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Researchers Identify MicroRNA That Shows Promise for Hair Regrowth

Ke Cheng | Via NC State University | July 27, 2020

Researchers from North Carolina State University have identified a microRNA (miRNA) that could promote hair regeneration. This miRNA – miR-218-5p – plays an important role in regulating the pathway involved in follicle regeneration, and could be a candidate for future drug development.

Hair growth depends on the health of dermal papillae (DP) cells, which regulate the hair follicle growth cycle. Current treatments for hair loss can be costly and ineffective, ranging from invasive surgery to chemical treatments that don’t produce the desired result. Recent hair loss research indicates that hair follicles don’t disappear where balding occurs, they just shrink. If DP cells could be replenished at those sites, the thinking goes, then the follicles might recover.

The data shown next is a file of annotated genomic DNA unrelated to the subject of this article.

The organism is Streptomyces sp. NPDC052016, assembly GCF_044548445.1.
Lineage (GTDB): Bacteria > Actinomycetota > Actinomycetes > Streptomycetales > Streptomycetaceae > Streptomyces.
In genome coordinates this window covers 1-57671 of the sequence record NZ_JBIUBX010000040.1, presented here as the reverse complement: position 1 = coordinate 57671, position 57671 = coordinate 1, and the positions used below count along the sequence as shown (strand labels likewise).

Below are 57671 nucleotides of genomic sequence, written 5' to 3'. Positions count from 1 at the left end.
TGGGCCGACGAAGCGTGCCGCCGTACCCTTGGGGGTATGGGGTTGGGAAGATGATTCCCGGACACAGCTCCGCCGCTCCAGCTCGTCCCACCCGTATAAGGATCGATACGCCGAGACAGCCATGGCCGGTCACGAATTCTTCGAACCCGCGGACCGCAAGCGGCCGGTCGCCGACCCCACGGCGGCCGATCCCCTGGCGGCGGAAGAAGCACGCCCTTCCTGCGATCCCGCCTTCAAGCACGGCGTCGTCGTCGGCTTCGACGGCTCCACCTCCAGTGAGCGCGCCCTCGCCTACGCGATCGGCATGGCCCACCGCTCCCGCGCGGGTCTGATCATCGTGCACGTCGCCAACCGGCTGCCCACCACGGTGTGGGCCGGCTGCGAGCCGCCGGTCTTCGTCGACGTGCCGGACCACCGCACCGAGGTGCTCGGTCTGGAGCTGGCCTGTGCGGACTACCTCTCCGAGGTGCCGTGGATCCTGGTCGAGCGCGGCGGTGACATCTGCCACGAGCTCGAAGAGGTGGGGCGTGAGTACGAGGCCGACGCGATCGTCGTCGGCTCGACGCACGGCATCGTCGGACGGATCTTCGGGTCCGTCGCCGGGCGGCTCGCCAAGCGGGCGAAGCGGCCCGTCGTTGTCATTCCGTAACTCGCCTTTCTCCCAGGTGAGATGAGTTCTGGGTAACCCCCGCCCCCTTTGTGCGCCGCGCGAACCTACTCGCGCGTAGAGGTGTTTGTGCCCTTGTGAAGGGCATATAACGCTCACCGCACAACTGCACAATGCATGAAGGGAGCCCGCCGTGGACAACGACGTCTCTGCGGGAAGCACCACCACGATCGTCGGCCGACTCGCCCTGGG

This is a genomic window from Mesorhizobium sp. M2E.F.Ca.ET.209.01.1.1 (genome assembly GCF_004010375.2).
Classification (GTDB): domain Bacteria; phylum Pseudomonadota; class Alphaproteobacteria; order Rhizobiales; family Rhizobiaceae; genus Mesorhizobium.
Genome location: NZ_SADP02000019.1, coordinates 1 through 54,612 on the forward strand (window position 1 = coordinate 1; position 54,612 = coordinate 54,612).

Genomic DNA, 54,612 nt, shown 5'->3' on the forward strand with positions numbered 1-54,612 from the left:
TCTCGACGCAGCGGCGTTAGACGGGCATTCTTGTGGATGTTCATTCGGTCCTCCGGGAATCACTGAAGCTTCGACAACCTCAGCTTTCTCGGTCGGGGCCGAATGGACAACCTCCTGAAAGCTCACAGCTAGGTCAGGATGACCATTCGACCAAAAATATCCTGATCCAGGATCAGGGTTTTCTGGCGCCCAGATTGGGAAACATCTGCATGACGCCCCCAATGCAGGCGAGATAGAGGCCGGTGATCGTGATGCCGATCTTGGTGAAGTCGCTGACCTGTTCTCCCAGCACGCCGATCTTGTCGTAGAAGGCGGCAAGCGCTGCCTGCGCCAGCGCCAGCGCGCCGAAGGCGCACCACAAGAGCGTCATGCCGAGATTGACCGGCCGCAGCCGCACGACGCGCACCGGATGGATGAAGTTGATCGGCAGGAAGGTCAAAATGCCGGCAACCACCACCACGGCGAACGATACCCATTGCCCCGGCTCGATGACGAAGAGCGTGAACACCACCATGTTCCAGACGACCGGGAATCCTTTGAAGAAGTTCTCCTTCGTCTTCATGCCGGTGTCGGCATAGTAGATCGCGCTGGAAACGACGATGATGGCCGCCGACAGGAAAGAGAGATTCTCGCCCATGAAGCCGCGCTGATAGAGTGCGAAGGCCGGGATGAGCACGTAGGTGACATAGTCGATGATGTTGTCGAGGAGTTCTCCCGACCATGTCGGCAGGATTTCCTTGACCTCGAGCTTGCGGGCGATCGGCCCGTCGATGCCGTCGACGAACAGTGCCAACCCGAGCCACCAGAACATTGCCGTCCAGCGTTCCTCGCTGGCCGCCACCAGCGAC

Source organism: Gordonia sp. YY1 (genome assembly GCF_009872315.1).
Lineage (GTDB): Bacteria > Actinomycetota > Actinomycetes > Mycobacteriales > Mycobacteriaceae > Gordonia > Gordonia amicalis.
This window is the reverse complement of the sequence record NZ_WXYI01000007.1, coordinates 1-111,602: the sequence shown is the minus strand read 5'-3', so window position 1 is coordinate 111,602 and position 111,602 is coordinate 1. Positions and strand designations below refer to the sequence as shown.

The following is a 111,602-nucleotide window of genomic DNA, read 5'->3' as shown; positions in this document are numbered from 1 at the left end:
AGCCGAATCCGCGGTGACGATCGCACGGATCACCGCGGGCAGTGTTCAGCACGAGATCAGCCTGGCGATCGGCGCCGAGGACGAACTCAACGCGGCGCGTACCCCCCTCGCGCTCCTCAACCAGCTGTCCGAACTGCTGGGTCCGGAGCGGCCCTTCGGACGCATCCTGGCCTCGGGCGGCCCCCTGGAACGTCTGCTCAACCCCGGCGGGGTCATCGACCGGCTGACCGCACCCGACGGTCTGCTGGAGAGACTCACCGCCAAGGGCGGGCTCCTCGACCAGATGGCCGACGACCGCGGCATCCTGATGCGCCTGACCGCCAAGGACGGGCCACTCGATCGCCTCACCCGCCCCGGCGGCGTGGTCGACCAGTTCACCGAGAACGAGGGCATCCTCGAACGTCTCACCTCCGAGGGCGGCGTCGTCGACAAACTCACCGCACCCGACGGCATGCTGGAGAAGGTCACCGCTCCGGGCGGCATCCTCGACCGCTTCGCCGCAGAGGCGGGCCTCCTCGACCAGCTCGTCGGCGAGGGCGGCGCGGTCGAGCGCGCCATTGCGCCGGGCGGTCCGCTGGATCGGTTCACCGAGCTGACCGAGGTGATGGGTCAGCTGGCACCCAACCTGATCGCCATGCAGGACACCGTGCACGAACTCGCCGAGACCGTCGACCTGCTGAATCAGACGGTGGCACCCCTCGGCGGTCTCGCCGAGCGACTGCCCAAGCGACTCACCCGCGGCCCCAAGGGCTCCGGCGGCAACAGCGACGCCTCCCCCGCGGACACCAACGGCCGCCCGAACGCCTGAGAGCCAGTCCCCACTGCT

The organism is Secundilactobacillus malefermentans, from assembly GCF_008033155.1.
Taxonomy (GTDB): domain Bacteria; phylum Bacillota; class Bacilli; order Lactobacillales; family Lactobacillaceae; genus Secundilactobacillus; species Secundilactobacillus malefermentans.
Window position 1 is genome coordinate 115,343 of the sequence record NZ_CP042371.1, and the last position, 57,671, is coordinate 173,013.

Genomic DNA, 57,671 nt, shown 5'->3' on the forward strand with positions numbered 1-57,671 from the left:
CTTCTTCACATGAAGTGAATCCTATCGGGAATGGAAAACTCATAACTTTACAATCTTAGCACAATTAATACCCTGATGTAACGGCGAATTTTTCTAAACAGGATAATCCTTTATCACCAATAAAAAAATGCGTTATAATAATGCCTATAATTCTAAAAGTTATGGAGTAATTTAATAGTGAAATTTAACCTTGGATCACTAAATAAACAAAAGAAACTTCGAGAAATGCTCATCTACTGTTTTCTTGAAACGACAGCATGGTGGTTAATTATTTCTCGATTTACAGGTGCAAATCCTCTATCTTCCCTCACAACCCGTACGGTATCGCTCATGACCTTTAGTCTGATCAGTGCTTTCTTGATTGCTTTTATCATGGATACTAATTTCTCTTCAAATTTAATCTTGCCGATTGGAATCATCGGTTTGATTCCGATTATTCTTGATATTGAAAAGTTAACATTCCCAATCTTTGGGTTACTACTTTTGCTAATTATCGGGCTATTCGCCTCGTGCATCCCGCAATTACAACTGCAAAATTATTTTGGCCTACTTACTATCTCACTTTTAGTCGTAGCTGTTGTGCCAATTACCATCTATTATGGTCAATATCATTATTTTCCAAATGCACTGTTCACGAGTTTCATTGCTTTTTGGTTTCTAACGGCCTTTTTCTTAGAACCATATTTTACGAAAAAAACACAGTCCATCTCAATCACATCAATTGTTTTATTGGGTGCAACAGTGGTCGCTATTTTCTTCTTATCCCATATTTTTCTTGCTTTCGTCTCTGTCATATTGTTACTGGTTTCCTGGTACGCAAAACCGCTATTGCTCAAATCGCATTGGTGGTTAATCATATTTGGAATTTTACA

A research team led by Ke Cheng, Randall B. Terry, Jr. Distinguished Professor in Regenerative Medicine at NC State’s College of Veterinary Medicine and professor in the NC State/UNC Joint Department of Biomedical Engineering, cultured DP cells both alone (2D) and in a 3D spheroid environment. A spheroid is a three-dimensional cellular structure that effectively recreates a cell’s natural microenvironment… Continue reading.

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